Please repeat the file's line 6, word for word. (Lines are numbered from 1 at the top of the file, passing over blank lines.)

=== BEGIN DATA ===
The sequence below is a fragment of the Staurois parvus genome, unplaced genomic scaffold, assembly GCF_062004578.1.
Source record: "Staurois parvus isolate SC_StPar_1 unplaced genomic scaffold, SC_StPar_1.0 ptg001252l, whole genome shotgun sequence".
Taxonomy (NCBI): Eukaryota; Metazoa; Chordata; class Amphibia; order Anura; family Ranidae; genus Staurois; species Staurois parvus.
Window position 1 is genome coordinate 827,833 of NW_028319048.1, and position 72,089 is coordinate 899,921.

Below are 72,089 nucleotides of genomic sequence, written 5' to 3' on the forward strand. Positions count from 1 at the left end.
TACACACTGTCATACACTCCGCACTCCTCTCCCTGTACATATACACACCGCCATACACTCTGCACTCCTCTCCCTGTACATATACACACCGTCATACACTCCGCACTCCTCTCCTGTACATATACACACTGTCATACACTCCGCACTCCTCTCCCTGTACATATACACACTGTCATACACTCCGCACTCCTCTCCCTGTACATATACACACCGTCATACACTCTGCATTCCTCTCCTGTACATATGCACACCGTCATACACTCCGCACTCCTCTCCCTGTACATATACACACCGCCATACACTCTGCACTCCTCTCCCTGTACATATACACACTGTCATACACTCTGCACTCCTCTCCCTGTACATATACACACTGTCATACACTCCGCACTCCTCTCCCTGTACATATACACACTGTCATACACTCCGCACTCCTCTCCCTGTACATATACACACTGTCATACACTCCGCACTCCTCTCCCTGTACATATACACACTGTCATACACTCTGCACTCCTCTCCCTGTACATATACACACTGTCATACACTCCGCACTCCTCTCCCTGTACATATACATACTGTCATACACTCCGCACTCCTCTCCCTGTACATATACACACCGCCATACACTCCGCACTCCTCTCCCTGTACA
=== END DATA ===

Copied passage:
TACACACTGTCATACACTCCGCACTCCTCTCCCTGTACATATACACACCGCCATACACTCTGCACTCCTCTCCCTGTACATATACACACCGTCATACACTCCGCACTCCTCTCCTGTACATATACACACTGTCATACACTCCGCACTCCTCTCCCTGTACATATACACACTGTCATACACTCCGCACTCCTCTCCCTGTACATATACACACCGTCATACACTCTGCATTCCTCTCCTGTACATATGCACACCGTCATACACTCCGCACTCCTCTCCCTGTACATATACACACCGCCATACACTCTGCACTCCTCTCCCTGTACATATACACACTGTCATACACTCTGCACTCCTCTCCCTGTACATATACACACTGTCATACACTCCGCACTCCTCTCCCTGTACATATACACACTGTCATACACTCCGCACTCCTCTCCCTGTACATATACACACTGTCATACACTCCGCACTCCTCTCCCTGTACATATACACACTGTCATACACTCTGCACTCCTCTCCCTGTACATATACACACTGTCATACACTCCGCACTCCTCTCCCTGTACATATACATACTGTCATACACTCCGCACTCCTCTCCCTGTACATATACACACCGCCATACACTCCGCACTCCTCTCCCTGTACA